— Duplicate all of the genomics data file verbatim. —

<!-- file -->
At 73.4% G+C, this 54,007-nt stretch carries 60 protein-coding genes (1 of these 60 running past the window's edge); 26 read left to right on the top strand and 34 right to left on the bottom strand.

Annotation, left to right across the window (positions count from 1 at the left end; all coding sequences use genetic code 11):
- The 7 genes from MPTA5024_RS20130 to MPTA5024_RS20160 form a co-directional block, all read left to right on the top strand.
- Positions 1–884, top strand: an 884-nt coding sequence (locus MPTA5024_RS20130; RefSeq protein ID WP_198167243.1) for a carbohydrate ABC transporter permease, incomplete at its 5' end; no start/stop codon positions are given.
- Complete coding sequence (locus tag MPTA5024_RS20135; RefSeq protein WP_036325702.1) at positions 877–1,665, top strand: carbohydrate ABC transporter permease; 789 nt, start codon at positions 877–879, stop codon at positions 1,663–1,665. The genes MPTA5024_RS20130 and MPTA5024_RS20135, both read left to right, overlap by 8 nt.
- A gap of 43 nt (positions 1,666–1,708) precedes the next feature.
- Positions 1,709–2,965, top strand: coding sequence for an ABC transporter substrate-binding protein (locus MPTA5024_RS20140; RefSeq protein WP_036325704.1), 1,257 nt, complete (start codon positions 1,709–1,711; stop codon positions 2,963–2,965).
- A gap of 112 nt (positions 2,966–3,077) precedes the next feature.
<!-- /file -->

At 73.4% G+C, this 54,007-nt stretch carries 60 protein-coding genes (1 of these 60 running past the window's edge); 26 read left to right on the top strand and 34 right to left on the bottom strand.

Annotation, left to right across the window (positions count from 1 at the left end; all coding sequences use genetic code 11):
- The 7 genes from MPTA5024_RS20130 to MPTA5024_RS20160 form a co-directional block, all read left to right on the top strand.
- Positions 1–884, top strand: an 884-nt coding sequence (locus MPTA5024_RS20130; RefSeq protein ID WP_198167243.1) for a carbohydrate ABC transporter permease, incomplete at its 5' end; no start/stop codon positions are given.
- Complete coding sequence (locus tag MPTA5024_RS20135; RefSeq protein WP_036325702.1) at positions 877–1,665, top strand: carbohydrate ABC transporter permease; 789 nt, start codon at positions 877–879, stop codon at positions 1,663–1,665. The genes MPTA5024_RS20130 and MPTA5024_RS20135, both read left to right, overlap by 8 nt.
- A gap of 43 nt (positions 1,666–1,708) precedes the next feature.
- Positions 1,709–2,965, top strand: coding sequence for an ABC transporter substrate-binding protein (locus MPTA5024_RS20140; RefSeq protein WP_036325704.1), 1,257 nt, complete (start codon positions 1,709–1,711; stop codon positions 2,963–2,965).
- A gap of 112 nt (positions 2,966–3,077) precedes the next feature.